Last week, the Biden Administration released the outline of their “America the Beautiful” initiative, which includes the 30×30 plan – the goal of conserving 30% of our lands and waters by 2030. Safari Club International (SCI) is receptive to the plan’s considerations of hunters and anglers, economic impacts, and local and tribal management, and is hopeful of the inclusion of our concerns. While the plan suggests it is full of positives and, in theory, includes the proposals of outdoorsmen and women, the outline is devoid of details and offers no specifics on the wide range of conservation questions. For starters, the Administration has yet to even define “conservation.”
The most pressing concern is the designation of land and wilderness areas. For example, National Park Service lands have a preservation status whereas Fish and Wildlife Service lands have a conservation mandate. While the terms preservation and conservation may seem interchangeable, they are different administrative classifications which have considerable effects on outdoor use and wildlife management.
Preservation dictates total protection and limited use of nature, whereas conservation entails sustainable use and active management. “Wilderness”, “national monuments”, and “national conservation areas”, just to name a few, all entail different mandates, allowed usage, and implications for wildlife. The report makes no mention of any of the long list of designations, and we are fearful they will use them to covertly move more land into preservation status and reduce all outdoor use, especially hunting and fishing.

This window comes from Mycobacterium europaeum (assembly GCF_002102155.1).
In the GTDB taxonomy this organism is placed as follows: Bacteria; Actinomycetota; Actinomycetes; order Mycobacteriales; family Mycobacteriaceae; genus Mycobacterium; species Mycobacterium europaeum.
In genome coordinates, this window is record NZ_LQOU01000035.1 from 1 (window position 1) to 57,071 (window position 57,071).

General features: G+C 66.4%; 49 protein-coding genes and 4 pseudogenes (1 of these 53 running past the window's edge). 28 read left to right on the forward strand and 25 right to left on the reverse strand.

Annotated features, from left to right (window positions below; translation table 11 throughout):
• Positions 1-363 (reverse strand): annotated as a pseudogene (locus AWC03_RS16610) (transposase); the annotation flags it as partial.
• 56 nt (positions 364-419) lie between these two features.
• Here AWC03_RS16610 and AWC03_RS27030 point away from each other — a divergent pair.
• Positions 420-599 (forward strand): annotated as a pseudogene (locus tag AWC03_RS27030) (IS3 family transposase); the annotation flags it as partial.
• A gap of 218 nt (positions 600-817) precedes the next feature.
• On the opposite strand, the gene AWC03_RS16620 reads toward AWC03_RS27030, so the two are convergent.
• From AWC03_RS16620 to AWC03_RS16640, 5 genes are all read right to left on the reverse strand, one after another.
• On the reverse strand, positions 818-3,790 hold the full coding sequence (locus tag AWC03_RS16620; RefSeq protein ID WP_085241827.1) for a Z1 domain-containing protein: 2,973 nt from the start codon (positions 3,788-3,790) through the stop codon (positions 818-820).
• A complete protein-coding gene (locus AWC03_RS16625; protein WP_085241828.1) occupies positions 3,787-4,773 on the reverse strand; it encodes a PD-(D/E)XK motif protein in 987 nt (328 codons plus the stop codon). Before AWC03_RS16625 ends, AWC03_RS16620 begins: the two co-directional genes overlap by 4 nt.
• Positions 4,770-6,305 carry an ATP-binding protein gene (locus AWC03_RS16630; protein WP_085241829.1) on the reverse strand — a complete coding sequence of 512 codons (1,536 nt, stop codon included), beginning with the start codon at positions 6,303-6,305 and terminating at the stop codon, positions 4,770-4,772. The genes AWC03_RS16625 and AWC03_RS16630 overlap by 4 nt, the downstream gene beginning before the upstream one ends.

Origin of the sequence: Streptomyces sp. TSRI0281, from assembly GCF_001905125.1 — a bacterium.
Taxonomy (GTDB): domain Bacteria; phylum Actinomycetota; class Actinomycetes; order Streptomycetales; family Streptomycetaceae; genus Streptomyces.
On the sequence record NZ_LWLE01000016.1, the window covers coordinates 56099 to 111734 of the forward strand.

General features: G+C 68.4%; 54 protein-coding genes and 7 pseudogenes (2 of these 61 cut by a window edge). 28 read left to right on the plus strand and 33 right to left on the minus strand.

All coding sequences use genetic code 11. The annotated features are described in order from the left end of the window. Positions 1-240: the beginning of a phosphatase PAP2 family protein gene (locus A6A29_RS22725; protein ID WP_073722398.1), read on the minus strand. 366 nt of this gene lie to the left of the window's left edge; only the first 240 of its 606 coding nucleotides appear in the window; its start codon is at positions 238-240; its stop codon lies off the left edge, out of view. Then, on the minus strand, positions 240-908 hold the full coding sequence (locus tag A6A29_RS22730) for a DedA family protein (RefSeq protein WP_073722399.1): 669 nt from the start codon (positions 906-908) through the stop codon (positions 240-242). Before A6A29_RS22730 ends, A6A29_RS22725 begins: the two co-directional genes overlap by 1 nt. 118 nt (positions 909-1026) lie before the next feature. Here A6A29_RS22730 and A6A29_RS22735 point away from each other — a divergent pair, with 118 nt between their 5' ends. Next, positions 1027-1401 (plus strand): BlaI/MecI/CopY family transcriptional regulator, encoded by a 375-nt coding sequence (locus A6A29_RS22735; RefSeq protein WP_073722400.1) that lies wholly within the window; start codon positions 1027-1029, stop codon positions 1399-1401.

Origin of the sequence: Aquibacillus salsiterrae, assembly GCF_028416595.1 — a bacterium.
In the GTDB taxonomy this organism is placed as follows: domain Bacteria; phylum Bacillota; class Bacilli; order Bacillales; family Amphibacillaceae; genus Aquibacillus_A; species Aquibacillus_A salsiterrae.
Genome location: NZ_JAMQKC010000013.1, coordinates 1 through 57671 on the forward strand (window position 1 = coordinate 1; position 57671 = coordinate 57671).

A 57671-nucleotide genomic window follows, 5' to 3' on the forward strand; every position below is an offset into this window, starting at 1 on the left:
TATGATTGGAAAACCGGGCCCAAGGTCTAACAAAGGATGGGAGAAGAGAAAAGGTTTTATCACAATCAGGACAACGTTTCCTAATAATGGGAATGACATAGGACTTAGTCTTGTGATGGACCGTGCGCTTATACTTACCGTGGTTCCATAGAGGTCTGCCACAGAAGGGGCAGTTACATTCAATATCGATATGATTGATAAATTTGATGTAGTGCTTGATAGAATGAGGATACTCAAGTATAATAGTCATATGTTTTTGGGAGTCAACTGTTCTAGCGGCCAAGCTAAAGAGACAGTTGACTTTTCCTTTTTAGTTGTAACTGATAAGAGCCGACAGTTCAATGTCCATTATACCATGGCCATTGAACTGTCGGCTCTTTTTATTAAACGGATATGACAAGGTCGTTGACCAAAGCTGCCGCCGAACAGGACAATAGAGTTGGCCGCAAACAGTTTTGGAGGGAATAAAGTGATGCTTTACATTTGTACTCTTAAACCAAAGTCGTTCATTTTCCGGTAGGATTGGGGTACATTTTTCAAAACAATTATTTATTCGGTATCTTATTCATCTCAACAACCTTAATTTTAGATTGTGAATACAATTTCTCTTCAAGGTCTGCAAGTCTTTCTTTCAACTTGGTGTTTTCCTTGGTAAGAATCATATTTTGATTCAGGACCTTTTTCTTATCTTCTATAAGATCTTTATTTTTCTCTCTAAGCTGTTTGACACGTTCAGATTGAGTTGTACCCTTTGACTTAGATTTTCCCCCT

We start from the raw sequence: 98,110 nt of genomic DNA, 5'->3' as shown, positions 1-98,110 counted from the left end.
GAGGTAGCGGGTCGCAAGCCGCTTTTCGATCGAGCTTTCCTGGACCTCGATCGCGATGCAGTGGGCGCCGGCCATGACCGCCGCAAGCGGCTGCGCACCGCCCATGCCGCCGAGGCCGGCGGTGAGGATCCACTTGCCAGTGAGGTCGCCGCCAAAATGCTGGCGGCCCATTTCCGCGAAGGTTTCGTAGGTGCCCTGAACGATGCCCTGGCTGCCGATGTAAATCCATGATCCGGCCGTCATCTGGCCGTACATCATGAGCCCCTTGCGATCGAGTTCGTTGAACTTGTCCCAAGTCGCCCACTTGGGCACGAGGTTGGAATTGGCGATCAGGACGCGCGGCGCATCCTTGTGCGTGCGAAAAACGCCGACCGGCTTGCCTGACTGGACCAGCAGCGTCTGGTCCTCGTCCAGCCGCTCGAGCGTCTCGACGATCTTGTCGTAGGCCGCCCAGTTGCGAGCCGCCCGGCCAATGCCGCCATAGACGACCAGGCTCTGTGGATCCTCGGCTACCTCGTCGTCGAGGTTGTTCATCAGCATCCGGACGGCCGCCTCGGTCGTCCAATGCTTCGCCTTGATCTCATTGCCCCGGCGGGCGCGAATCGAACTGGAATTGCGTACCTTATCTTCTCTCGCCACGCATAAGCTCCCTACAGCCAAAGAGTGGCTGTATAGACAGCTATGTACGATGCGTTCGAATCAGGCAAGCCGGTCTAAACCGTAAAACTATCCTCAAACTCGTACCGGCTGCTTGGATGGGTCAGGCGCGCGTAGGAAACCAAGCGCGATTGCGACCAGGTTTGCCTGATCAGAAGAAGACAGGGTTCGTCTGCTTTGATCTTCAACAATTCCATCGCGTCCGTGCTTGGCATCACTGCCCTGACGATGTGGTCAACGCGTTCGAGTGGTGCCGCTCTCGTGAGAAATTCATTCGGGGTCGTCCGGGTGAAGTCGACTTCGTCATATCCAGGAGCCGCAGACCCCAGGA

Revenues from outdoor recreation fund habitat management and wildlife conservation on federal lands, and hunting by far has the greatest impact. Such a direct role in management by a few hunters enables a variety of other uses, including biking, kayaking, hiking, and many others. While each of these activities entail their own economic impact for local communities and management, sportsmen produce the highest revenue to enable multiple use, creating a more inclusive and equitable approach for public access. Should more federal lands be preserved as opposed to conserved, outdoor activities would be limited, public access would be withdrawn, and ultimately, wildlife would be hurt.
Sustainable use of land and resources can provide access for generations to come. We sincerely hope the Biden Administration follows through on each of their considerations and develops a detailed, inclusive plan that does not confuse the term “conservation” with “preservation”. Sportsmen and women and local communities are the most important factor in wildlife management and conservation, and we urge the Administration to maintain or expand hunting, fishing, and all outdoor recreation.
Stand with SCI to fight for a “no net loss” of hunting and fishing land across the country by texting ACCESS to 73075 today!